A more hands on review process

Stephen Kelly steveire at gmail.com
Thu Jul 31 19:29:54 BST 2008


One of the reasons I started documenting how kde does non-coding tasks[1] is
to see where they might be improved. First up, kdereview.

Currently kde has a review process in place for new applications and
significant additions to libraries. This process is time based, and
consists of moving new code into kdereview and announcing it on
kde-core-devel to mark the start of a two week review period. The new code
is then moved into its target module inside KDE/.

This process has worked successfully and is generally gets participation
from core-devel readers, and well received by the reviewed developer(s). A
problem I see with it though is that it's sometimes unclear who has
reviewed the code, and what criteria they used to judge it.

EmoticonsLib seems to have been reviewed quite thoroughly for retaining
copyright info, design and performance.

KAppTemplate didn't have any replies. It's unclear if it was reviewed.

The Okteta kdereview thread was used for discussion of kdeutils and
build/linker issues. It's not clear if the application code was reviewed.

I propose a review process based on review criteria instead of time.
Reviewers would 'tick the boxes' to confirm that they have reviewed it, and
what they looked for. Multiple reviewers could tick only some of the boxes
each if necessary (I'd have no idea if something works on solaris or has
security flaws for example), and together create a complete review.

This should result in higher quality code. It would also hopefully encourage
developers to put things such as design considerations and dependencies in
the mainpage.dox. Developers would also keep such criteria in mind before
moving to kdereview, and point reviewers to the information. Reviewers
could then simply confirm what the developer claims and tick the boxes to
complete the review. This could make the review process shorter, at the
expense of the developer putting in more effort to document the app/lib.

If this is seen as a good idea, I'd like to get feedback on the criteria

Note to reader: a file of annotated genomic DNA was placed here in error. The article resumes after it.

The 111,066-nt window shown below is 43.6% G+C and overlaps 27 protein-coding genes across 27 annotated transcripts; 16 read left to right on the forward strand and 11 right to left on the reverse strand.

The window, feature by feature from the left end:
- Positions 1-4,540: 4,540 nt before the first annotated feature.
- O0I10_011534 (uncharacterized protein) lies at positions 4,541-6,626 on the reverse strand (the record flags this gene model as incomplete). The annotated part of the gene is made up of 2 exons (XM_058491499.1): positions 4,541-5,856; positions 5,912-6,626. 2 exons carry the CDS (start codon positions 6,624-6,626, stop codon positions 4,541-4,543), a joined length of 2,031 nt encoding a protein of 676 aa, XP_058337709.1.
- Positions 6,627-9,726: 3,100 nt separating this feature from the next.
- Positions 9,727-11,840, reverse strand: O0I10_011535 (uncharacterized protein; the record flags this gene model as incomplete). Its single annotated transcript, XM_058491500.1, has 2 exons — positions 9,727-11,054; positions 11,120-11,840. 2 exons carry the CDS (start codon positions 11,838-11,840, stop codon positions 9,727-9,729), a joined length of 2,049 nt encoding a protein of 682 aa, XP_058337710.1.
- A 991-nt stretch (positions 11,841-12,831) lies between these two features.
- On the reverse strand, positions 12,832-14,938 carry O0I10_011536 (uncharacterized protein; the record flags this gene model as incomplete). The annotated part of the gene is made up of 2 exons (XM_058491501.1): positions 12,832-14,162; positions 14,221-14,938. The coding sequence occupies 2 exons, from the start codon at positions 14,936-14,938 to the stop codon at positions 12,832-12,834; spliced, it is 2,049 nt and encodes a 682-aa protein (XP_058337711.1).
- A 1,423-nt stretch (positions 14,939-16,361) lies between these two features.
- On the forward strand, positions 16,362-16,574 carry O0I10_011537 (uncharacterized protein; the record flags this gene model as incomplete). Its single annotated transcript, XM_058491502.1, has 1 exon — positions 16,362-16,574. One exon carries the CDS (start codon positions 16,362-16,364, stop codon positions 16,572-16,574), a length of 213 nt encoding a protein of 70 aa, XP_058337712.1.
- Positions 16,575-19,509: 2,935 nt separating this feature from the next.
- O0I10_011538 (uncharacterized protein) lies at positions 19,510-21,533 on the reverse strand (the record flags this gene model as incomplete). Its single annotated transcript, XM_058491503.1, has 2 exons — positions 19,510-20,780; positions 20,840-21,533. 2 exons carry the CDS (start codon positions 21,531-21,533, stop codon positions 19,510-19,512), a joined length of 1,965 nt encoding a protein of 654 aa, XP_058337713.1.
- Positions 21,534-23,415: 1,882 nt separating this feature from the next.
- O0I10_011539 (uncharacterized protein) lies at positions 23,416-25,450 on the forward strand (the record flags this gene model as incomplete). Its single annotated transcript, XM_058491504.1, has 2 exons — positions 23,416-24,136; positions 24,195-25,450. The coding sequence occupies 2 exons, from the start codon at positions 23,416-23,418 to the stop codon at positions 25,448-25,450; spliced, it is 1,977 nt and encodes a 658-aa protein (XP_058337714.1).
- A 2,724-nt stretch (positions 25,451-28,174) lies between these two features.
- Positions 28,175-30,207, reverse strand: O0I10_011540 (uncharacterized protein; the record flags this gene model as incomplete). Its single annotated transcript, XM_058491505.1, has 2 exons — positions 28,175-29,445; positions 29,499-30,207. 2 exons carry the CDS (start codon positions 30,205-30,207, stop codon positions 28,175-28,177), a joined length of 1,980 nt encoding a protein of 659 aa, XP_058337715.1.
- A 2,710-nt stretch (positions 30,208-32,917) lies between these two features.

I've suggested below. Anything covered by krazy is probably not necessary
to be on this list (eg, licence, copyright information).

[1] http://techbase.kde.org/Development/Software_Engineering_Framework


Code review should be constructive and specific. These criteria are a
guideline for what reviewers should consider when reviewing new code. They
do not all have to be completed, and additional criteria can optionally be
defined by the reviewer. The most important result of a review is that the
reviewer states whether the code is of enough quality as it is *now*, or
whether changes are necessary, and what criteria were considered in making
that assessment.

* The application / library works and performs the expected function.
* The library / application uses existing kdelibs classes where appropriate
instead of reinventing the wheel.
* The application includes all necessary cmake checks for locating

* The application / library is designed for maintainability and is
consistent with KDE norms.
* (Libraries only) All public classes use a private d-pointer class.
* Complex algorithms and optimizations are sufficiently commented to be
* Methods are public, protected, virtual and const as appropriate.
* Dependencies are still in active development

* The application / library has no obvious security flaws.
* Network accessing protocols
* html entities ('<', '>', "'", '"', '?') are encoded

* The application / library passes all krazy tests. All exceptions in
a .krazy file are justified.
* Exception handling done right.
* Library classes are threadsafe where appropriate.
* Appropriate data structures are used ( eg, QMap or QHash etc)

* The new code has no unnecessary platform specific code, such as
reading /proc etc. This does not apply to new code which is relevant only
on specific platforms.
* The application compiles and runs on Windows, Mac, BSD, Solaris.

Documentation and comments
* All public methods are documented.
* Private methods and classes are documented where necessary and marked as
* Comments in the code are appropriate and not excessive.
* Application user documentation is written 

* Coding style in consistent with the rest of the library / application
* Variable names are consistent with the target module or library module. (m
or m_ prefix, camel casing, descriptive variable names instead of a, b and
c2 etc)
* There are no excessively large methods. Methods longer than 40 lines can
be broken into multiple methods if possible.
* There are no excessively long lines. for lines greater than 80 characters
it might be possible to use intermediate variables more.

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